2. How wonderful that you and your wife are open to homeschooling and are able to offer the opportunity to your daughters. We homeschool our daughter and we all love it. My husband and I decided early on that we wanted her to ‘thrive not just survive’ and homeschooling was the only place that would happen.

    I love the fact that she gets so much free time to play (and gets fresh air and time to just ‘be’) as it’s amazing how little time you need to actually teach when working in a one-to-one type environment. She’s very bright and gets lots of time to direct her own learning, plus I tailor our learning together to ensure it’s challenging, interesting, engaging and fun.

    Best of luck on your journey.

    1. That’s fantastic Rochelle. I agree completely that it’s a great way to go if it works to fit your needs. I also know many families don’t have the luxury to homeschool no matter what challenges they are facing in school and that’s why I feel the need to stay active with the School Board and try to improve the system. FAPE is a myth right now in many areas and for a significant population. It’s not only hurting our gifted individuals, but most anyone that falls well outside the standard bell curve.

      …and I too look forward to just letting the girls play more, “Play is often talked about as if it were a relief from serious learning. But for children play is serious learning. Play is really the work of childhood.” – Fred Rogers

  3. I loved this post! I applaud you for advocating for your children and making a switch to better serve them. As a mother of a highly- gifted child with severe allergies, I have often thought of Homeschooling. I am a working teacher and agree that we work hard and do well for most-but not all. I believe you might enjoy our story at http://mytwicebakedpotato.com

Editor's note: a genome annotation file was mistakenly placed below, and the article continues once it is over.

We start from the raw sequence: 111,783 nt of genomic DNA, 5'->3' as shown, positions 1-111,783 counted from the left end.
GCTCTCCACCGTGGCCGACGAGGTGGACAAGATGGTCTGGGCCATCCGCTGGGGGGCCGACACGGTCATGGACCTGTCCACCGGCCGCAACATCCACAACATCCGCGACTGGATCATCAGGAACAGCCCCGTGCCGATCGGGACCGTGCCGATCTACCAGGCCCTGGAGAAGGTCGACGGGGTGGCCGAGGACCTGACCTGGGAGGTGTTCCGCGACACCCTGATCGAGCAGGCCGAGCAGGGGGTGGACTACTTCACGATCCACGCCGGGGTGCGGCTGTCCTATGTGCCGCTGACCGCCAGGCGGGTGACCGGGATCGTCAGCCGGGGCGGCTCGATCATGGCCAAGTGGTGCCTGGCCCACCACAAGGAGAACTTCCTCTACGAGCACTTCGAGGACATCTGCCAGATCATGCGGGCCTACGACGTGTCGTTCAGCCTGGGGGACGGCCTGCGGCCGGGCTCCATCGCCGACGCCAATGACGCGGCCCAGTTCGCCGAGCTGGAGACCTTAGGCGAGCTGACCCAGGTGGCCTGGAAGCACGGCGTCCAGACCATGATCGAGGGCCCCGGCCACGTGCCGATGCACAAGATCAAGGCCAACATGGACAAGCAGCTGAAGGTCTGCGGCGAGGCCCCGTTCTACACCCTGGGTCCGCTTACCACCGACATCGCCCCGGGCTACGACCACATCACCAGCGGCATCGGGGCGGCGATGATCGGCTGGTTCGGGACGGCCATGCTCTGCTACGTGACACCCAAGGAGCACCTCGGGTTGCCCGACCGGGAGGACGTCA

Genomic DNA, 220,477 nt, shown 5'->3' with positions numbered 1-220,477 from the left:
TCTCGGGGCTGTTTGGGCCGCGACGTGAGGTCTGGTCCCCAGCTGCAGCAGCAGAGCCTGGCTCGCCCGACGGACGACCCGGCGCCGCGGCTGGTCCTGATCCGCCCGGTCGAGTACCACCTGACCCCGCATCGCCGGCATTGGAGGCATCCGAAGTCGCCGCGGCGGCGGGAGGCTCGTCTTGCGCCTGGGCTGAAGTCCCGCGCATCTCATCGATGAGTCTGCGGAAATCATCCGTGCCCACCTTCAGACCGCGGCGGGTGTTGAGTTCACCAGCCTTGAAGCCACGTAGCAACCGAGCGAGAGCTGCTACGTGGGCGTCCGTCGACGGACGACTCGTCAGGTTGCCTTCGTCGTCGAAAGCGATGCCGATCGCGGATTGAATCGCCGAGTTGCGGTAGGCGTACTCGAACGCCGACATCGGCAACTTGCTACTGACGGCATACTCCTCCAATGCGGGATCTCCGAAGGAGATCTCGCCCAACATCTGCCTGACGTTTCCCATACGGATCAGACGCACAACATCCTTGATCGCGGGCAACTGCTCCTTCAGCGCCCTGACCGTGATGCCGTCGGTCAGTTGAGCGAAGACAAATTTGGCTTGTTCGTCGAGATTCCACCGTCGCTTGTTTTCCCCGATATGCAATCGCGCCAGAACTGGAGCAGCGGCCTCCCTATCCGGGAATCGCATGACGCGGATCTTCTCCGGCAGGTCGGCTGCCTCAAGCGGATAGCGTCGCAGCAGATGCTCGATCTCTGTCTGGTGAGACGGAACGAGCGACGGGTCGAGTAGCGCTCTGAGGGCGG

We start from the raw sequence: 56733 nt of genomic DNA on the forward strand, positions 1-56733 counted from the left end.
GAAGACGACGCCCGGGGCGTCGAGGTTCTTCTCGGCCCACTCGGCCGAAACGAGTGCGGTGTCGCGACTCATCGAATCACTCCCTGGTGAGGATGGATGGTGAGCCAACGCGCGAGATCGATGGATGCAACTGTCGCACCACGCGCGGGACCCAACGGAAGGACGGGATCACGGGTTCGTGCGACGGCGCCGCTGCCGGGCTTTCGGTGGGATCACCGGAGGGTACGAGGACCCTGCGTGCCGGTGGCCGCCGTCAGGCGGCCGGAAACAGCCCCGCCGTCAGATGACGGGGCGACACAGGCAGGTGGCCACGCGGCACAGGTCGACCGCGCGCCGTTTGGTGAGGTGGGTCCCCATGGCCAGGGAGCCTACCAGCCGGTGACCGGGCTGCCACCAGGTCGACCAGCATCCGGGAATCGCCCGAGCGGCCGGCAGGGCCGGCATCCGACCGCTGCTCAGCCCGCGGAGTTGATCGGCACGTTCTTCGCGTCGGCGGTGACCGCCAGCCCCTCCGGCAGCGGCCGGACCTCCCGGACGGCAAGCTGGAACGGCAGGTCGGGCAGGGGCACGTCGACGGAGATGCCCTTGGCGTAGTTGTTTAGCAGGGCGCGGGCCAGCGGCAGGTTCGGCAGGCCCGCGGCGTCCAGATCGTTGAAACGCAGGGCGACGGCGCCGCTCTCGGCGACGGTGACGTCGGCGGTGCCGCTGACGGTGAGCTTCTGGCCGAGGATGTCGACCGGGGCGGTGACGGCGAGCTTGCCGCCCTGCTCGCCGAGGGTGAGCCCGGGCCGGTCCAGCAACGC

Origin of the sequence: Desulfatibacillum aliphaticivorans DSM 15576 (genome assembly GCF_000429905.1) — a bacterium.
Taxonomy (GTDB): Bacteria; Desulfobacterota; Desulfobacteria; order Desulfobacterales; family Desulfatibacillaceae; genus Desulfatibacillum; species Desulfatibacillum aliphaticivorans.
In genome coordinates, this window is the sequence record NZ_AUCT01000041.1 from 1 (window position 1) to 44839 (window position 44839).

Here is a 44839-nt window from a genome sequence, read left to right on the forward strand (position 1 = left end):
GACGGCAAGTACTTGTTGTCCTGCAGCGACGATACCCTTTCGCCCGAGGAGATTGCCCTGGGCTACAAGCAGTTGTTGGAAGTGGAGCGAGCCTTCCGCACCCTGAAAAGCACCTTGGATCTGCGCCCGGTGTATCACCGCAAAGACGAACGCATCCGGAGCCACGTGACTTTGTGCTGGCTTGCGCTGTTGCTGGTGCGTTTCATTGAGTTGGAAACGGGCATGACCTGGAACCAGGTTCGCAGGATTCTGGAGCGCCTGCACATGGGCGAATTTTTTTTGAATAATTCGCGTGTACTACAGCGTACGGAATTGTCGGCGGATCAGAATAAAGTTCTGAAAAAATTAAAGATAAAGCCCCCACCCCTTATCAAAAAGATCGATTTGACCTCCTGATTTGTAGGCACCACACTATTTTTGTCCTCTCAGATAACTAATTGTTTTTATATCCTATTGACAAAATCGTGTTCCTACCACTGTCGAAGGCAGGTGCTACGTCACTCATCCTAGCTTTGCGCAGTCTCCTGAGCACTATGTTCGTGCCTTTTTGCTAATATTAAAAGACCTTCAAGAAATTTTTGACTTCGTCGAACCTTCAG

4. “but I think 40 years ago I was not among the 98% who school was right for”

    I do not believe school was ever meeting the needs of 98%. I don’t think they possibly can. People are so diverse. I am glad you and your wife are meeting the needs of your girls. I personally foundered in school. I hated school, thought I hated learning, found out I just don’t learn in the format they teach.
    I homeschooled my kids and found out I actually enjoy learning. Learning phonics as I taught my kids really helped … and I soared from there. I could read (I have an Associates Degree) but learning phonics and spelling rules made a huge difference.
    I personally pity any child who has to spend their childhood in a classroom. Learning isn’t near as difficult as the schools make it. It is such a natural process. You and your wife are going to love watching your girls blossom. Your daughters are gonna love the freedom to just learn and sharing special moments together as a family. My kids are so thankful they were homeschooled… the freedom, the family bonds. They got an amazing education right here in our living room that was a springboard for the rest of their lives.

    btw, I think it’s great for you to stay on the school board. The voice of diversity will be good.

  5. I am so glad you are staying on your school board for those reasons! Thank you (even though we don’t live near you, as far as I know). I found out too late about 504 for my son. Another boy with similar issues at his high school, basically had a personal assistant (because of section 504) who went to his classes to make sure he got all his homework assignments, written down, make sure he was paying attention, etc. My son still managed to graduate, but it was by the skin of his teeth. This information was given to me by a woman who was the mother of one of my daughter’s friends and who worked at the school and this was one of the things she was assigned to deal with –but she didn’t have access to parents or students —what would have been helpful is if when teachers see that clearly a student is bright, and seems to understand the subject, but never turns in homework, something is going on.

    Maybe that is when a student could be evaluated for an IEP, but the schools don’t seem to want this to happen. They make the parents fight for it, or they just leave us in the dark never knowing we could have gotten the help out son needed. They knew he needed it.

  6. Hi! We had a really similar situation – giiftedness, food allergies, GIEPs, and 504s. My husband was a teacher at the school – it was super uncomfortable. We liberated ourselves four years ago and it was the best thing we ever did. It can be rough in the beginning, but you’ll find your rhythm. Good luck. (The freedom is addictive.)

  7. You guys are awesome for all the support you’ve shown me and my wife. Choosing to pull the girls and seeing the strong community we have joined has made me much more aware of how more schools need to provide Free Appropriate Public Education.